With spring ball over, we've been updating our Big 12 position group rankings. We continue the series on Monday by rating the conference's defensive lines:
1. Baylor (pre-spring ranking: 1): The Bears boast a pair of potential future first-rounders in tackle Andrew Billings and end Shawn Oakman, who also will be on the short list of Big 12 Defensive Player of the Year contenders. On top of that, senior end Jamal Palmer is back after tearing his ACL last year; Beau Blackshear will be a three-year starter inside. This might not just be the best defensive line in the Big 12, but its best position group overall.
2. TCU (2): While not necessarily star-studded, TCU’s defensive front is deep, seasoned and proven. Sophomore Chris Bradley emerged atop the depth chart at tackle this spring in place of Chucky Hunter, which was the only real question headed into the spring. The Horned Frogs have four defensive ends with battle scars, and a tackle in Davion Pierson who is one of the best in the league.
3. Oklahoma State (4): ESPN’s Todd McShay has defensive end Emmanuel Ogbah going in the top five of next year’s NFL draft. The reigning Big 12 Defensive Lineman of the Year could still be just scratching the surface of his potential, considering he has only one season of starting experience. ESPN JC 50 signee Motekiai Maile impressed during the spring, and is the favorite to start inside alongside Vincent Taylor, whom defensive coordinator Glenn Spencer called his most improved player from last season.
4. Texas (3): Poona Ford and Hassan Ridgeway give the Longhorns an up-and-coming defensive tackle tandem that could be one of the best in the league by the end of the season. Whether he starts over Ford or comes off the bench, Desmond Jackson will still play a valuable role inside, too. End is more unsettled. The Longhorns need someone such as Caleb Bluiett or Derick Roberson to break out and supply a pass rush to complement the run-stuffers inside.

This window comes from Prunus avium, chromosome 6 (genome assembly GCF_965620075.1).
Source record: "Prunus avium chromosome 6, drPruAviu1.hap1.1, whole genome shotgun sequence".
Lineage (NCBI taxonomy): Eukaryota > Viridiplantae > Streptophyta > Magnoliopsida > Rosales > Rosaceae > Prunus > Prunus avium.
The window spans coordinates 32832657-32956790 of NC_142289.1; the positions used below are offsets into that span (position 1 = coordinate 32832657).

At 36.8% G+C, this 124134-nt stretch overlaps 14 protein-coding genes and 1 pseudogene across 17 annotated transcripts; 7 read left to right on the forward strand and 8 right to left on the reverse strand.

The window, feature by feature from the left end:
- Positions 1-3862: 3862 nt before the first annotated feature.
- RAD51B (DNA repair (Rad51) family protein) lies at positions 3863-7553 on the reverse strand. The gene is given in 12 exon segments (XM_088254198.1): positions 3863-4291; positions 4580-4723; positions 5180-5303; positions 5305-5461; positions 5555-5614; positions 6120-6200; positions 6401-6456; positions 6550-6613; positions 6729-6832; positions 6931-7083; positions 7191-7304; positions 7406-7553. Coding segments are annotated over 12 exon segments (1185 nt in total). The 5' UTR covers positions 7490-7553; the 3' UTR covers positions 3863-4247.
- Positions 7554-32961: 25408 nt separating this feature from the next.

5. Oklahoma (5): The Sooners boast several players here who were highly touted coming out of high school. But Oklahoma needs that promise to turn into production. That includes Matthew Romar, Charles Walker, Matt Dimon and D.J. Ward, who have yet to really tap into their potential. More than anything, though, the Sooners need Charles Tapper to return to the menacing force he was in 2013 when he was the only underclassman to earn first-team All-Big 12 honors.
6. Kansas State (6): Travis Britz made a healthy return this spring from an ankle injury last year and will anchor the Wildcats once again on the inside. Marquel Bryant and Jordan Willis bring plenty of experience at end. The biggest concern for this unit will be depth; someone such as Demonte Hood needs to show he can be counted upon.
7. West Virginia (7): The Mountaineers should be solid if not flashy up front. Nose tackle Kyle Rose has 20 career starts. Assuming he isn’t suspended for long from an arrest over the spring, he’ll lead a line that includes junior ends Christian Brown and Noble Nwachukwu. Still, with Shaq Riddick gone, pass rush is once again a question in Morgantown. The Mountaineers are hoping that juco transfer Larry Jefferson can ultimately fill some of Riddick's production.
8. Texas Tech (8): There’s cautious optimism in Lubbock about the defensive line, which has a chance to be much improved in Davis Gibbs’ 4-3 scheme after a disastrous 2014 showing. Ends Pete Robertson and Branden Jackson could together total 20-plus sacks. But the key will be the tackles, where the Red Raiders will be leaning on former juco transfers Rika Levi and Keland McElrath, who underwhelmed last year. Both will be pushed by ballyhooed true freshman Breiden Fehoko, who Gibbs already has stated will play a pivotal role in the fall..
9. Kansas (9): With problems elsewhere, the Jayhawks will be asking their defensive line to set a tone. Three-year starter Ben Goodman can get after the passer; Andrew Bolton, T.J. Semke and Kapil Fletcher all have experience. New DL coach Calvin Thibodeaux actually has something to work with here.
10. Iowa State (10): The emergence of junior-college tackle Demond Tucker was the most encouraging development for Iowa State this spring. The Cyclones got overpowered up front all last year; that won’t happen again if Tucker proves to be as stout as he was in the spring. Iowa State still has issues at end, especially with starter Mitchell Meyers battling Hodgkin's lymphoma. But at least with Tucker, the Cyclones have a potential difference-maker on the inside.